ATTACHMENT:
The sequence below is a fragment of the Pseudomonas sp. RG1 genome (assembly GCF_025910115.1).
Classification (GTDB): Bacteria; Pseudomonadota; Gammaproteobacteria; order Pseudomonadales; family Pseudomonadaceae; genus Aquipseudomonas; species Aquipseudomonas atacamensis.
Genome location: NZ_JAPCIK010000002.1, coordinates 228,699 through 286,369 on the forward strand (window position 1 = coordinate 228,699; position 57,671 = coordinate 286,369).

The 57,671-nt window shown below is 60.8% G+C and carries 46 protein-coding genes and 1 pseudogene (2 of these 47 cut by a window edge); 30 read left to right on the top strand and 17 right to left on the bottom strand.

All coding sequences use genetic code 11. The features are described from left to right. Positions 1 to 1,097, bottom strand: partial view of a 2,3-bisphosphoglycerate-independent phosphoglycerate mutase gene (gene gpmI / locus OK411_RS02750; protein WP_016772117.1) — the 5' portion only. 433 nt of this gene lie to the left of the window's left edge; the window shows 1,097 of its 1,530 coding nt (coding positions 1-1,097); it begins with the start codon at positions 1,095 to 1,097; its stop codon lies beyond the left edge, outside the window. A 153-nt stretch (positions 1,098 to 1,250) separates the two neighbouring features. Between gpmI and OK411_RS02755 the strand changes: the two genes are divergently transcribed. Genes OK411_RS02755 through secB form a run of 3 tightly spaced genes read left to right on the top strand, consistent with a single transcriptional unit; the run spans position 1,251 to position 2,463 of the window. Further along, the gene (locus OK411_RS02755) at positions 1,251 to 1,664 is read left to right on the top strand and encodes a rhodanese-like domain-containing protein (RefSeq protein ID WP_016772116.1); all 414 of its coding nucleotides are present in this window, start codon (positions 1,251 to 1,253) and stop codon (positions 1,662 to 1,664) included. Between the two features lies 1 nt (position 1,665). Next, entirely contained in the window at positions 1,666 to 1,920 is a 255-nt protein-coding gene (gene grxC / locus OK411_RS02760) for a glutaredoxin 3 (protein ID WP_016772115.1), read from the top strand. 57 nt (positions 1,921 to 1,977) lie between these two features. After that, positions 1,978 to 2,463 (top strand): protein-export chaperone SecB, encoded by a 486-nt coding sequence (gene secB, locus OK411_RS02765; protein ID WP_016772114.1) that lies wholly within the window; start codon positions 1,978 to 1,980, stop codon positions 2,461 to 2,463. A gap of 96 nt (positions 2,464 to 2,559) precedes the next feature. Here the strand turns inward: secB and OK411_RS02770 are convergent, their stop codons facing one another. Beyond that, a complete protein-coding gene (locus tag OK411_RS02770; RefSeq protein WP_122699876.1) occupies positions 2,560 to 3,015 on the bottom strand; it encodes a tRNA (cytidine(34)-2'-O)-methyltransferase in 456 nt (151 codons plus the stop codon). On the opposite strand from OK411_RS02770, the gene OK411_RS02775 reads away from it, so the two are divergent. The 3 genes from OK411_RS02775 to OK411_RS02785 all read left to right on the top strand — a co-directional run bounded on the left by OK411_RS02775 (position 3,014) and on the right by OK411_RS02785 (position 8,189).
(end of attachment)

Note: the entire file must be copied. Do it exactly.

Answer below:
The sequence below is a fragment of the Pseudomonas sp. RG1 genome (assembly GCF_025910115.1).
Classification (GTDB): Bacteria; Pseudomonadota; Gammaproteobacteria; order Pseudomonadales; family Pseudomonadaceae; genus Aquipseudomonas; species Aquipseudomonas atacamensis.
Genome location: NZ_JAPCIK010000002.1, coordinates 228,699 through 286,369 on the forward strand (window position 1 = coordinate 228,699; position 57,671 = coordinate 286,369).

The 57,671-nt window shown below is 60.8% G+C and carries 46 protein-coding genes and 1 pseudogene (2 of these 47 cut by a window edge); 30 read left to right on the top strand and 17 right to left on the bottom strand.

All coding sequences use genetic code 11. The features are described from left to right. Positions 1 to 1,097, bottom strand: partial view of a 2,3-bisphosphoglycerate-independent phosphoglycerate mutase gene (gene gpmI / locus OK411_RS02750; protein WP_016772117.1) — the 5' portion only. 433 nt of this gene lie to the left of the window's left edge; the window shows 1,097 of its 1,530 coding nt (coding positions 1-1,097); it begins with the start codon at positions 1,095 to 1,097; its stop codon lies beyond the left edge, outside the window. A 153-nt stretch (positions 1,098 to 1,250) separates the two neighbouring features. Between gpmI and OK411_RS02755 the strand changes: the two genes are divergently transcribed. Genes OK411_RS02755 through secB form a run of 3 tightly spaced genes read left to right on the top strand, consistent with a single transcriptional unit; the run spans position 1,251 to position 2,463 of the window. Further along, the gene (locus OK411_RS02755) at positions 1,251 to 1,664 is read left to right on the top strand and encodes a rhodanese-like domain-containing protein (RefSeq protein ID WP_016772116.1); all 414 of its coding nucleotides are present in this window, start codon (positions 1,251 to 1,253) and stop codon (positions 1,662 to 1,664) included. Between the two features lies 1 nt (position 1,665). Next, entirely contained in the window at positions 1,666 to 1,920 is a 255-nt protein-coding gene (gene grxC / locus OK411_RS02760) for a glutaredoxin 3 (protein ID WP_016772115.1), read from the top strand. 57 nt (positions 1,921 to 1,977) lie between these two features. After that, positions 1,978 to 2,463 (top strand): protein-export chaperone SecB, encoded by a 486-nt coding sequence (gene secB, locus OK411_RS02765; protein ID WP_016772114.1) that lies wholly within the window; start codon positions 1,978 to 1,980, stop codon positions 2,461 to 2,463. A gap of 96 nt (positions 2,464 to 2,559) precedes the next feature. Here the strand turns inward: secB and OK411_RS02770 are convergent, their stop codons facing one another. Beyond that, a complete protein-coding gene (locus tag OK411_RS02770; RefSeq protein WP_122699876.1) occupies positions 2,560 to 3,015 on the bottom strand; it encodes a tRNA (cytidine(34)-2'-O)-methyltransferase in 456 nt (151 codons plus the stop codon). On the opposite strand from OK411_RS02770, the gene OK411_RS02775 reads away from it, so the two are divergent. The 3 genes from OK411_RS02775 to OK411_RS02785 all read left to right on the top strand — a co-directional run bounded on the left by OK411_RS02775 (position 3,014) and on the right by OK411_RS02785 (position 8,189).